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Gods and Monsters

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Ian McKellen, Gods and Monsters

Gods and Monsters

type:
Movie
Current Status:
In Season
mpaa:
R
performer:
Brendan Fraser, Ian McKellen, Lolita Davidovich, David Dukes, Lynn Redgrave, Maggie Smith
director:
Bill Condon
genre:
Drama

We gave it an A-

Behind every great movie about a famous director, is there another famous director?

Almost always — but not in the remarkable case of ”Gods and Monsters.” A meditation on the last days of English expat and Hollywood fright-flick auteur James Whale (he gave eternal life to ”Frankenstein,” ”The Bride of Frankenstein,” and ”The Invisible Man” in the ’30s), the picture was released last fall to wide acclaim. Most reviews rightly singled out the performers. Ian McKellen does masterfully varied work as the manipulative, failing, irrepressibly flirty gay movie director. Brendan Fraser, in marked contrast to his ”Mummy” sleepwalk, is a revelation as the gardener whom the suicidal Whale envisions as his liberator. Fraser employs an extraordinarily expressive vocabulary of awkward, birdlike postures to put across guilelessness. And Lynn Redgrave mugs deliciously as Whale’s housekeeper, a crucifix-wearing home edition of Igor (she’s always calling her boss ”master”) who could be a cousin to Cloris Leachman’s Frau Blücher in ”Young Frankenstein.”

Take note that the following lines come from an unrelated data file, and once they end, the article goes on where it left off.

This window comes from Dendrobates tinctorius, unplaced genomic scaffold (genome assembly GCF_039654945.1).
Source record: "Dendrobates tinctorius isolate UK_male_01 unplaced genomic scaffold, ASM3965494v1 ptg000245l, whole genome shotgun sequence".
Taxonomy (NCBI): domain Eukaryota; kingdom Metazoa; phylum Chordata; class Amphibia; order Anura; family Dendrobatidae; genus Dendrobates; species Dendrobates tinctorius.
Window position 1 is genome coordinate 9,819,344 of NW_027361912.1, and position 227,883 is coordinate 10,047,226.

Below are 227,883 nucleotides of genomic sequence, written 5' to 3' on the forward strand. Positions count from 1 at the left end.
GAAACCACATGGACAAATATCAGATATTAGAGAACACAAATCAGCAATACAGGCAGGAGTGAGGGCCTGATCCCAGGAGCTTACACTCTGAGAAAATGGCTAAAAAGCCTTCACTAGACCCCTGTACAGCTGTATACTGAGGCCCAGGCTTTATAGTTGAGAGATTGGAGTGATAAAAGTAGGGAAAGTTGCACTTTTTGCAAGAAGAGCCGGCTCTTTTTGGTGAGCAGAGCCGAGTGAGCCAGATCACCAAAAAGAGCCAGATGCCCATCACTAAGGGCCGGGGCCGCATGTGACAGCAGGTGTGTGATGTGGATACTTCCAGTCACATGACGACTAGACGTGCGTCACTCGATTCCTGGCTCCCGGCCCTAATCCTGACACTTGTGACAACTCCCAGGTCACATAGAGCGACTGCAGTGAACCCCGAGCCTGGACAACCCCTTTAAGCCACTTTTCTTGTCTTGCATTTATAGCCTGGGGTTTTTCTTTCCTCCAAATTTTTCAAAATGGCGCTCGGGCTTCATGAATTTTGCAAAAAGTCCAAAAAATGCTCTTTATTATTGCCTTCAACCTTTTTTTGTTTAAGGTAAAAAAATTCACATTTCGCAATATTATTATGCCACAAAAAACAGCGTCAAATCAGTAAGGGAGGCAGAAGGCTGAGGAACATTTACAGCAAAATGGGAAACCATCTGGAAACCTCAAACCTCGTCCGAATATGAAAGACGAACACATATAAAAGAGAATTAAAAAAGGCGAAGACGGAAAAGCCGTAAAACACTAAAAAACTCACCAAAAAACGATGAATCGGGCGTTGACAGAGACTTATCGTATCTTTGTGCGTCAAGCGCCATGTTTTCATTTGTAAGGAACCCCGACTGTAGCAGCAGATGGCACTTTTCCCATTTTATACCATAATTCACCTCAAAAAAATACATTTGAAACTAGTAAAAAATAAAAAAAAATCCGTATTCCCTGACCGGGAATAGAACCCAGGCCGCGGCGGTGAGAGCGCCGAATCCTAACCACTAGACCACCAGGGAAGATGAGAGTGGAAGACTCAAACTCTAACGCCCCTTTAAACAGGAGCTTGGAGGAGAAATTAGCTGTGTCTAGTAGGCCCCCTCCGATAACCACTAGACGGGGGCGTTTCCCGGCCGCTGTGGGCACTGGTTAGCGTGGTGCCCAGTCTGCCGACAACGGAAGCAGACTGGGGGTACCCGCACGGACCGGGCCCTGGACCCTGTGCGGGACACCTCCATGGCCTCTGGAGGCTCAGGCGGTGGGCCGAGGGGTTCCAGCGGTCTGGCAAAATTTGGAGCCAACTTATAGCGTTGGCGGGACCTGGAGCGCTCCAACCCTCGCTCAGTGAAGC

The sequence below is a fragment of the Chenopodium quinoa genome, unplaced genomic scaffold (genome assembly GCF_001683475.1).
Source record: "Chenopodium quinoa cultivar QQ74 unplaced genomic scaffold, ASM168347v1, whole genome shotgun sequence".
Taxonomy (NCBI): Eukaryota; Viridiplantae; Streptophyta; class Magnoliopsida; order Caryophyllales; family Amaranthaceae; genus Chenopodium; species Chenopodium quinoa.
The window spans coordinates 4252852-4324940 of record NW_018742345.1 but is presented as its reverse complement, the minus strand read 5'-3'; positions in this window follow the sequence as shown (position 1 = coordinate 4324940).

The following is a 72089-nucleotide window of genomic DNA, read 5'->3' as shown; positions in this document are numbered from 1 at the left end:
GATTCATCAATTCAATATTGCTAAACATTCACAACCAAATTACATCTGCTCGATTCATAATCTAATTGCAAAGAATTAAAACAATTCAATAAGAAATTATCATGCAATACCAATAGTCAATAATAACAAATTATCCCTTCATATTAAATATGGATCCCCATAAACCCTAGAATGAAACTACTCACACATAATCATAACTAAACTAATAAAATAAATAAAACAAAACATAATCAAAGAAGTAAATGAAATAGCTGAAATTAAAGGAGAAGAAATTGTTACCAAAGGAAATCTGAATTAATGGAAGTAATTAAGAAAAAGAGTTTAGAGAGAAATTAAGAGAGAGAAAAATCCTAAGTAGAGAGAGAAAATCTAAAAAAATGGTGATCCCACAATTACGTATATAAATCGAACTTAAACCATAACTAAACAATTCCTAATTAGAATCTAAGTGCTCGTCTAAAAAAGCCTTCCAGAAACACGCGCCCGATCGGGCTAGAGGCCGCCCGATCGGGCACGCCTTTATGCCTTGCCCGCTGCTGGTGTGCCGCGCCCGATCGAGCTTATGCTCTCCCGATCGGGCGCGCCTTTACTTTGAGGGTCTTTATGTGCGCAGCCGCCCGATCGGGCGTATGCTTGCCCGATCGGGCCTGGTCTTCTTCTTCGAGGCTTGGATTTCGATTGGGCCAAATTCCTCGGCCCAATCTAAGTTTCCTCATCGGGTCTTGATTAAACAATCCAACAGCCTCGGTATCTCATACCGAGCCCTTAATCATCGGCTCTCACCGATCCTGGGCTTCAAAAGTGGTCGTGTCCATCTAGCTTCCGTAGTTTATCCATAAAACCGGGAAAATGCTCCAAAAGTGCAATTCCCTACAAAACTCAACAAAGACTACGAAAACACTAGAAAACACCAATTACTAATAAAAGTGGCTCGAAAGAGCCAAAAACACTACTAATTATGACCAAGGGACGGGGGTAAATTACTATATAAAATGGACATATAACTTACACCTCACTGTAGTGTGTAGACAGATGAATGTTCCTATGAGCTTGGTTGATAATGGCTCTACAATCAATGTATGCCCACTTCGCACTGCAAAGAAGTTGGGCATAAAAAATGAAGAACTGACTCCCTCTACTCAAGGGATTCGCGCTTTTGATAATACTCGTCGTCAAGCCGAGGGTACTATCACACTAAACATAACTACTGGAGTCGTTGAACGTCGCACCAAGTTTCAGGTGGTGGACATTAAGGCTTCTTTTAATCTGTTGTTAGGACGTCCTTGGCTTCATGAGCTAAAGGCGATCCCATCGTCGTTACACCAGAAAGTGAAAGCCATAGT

Still, with ”Gods”’ video debut, the dialogue, even more than the actors delivering it, carries the most juice. Time, then, to amp up some accolades for writer-director Bill Condon.

Bill who? You know — the guy who beat out Elaine May and Terrence Malick for the Best Adapted Screenplay award in the final half hour of the Oscars, after Redgrave and McKellen lost in their acting categories. (Condon was so far back in the I’m-nobody section of the auditorium that his cast spent a long moment trying to spot him after his name was announced.)

Expertly stitched together from parts of Christopher Bram’s far more discursive novel, ”Father of Frankenstein,” Condon’s script is a tidy juggernaut of conversation — intense, chess-game conversation full of believable fits and starts. How he shaped it so well, and led his actors to find so many shifting currents in it, is what Mel Brooks would call a sweet mystery of life.

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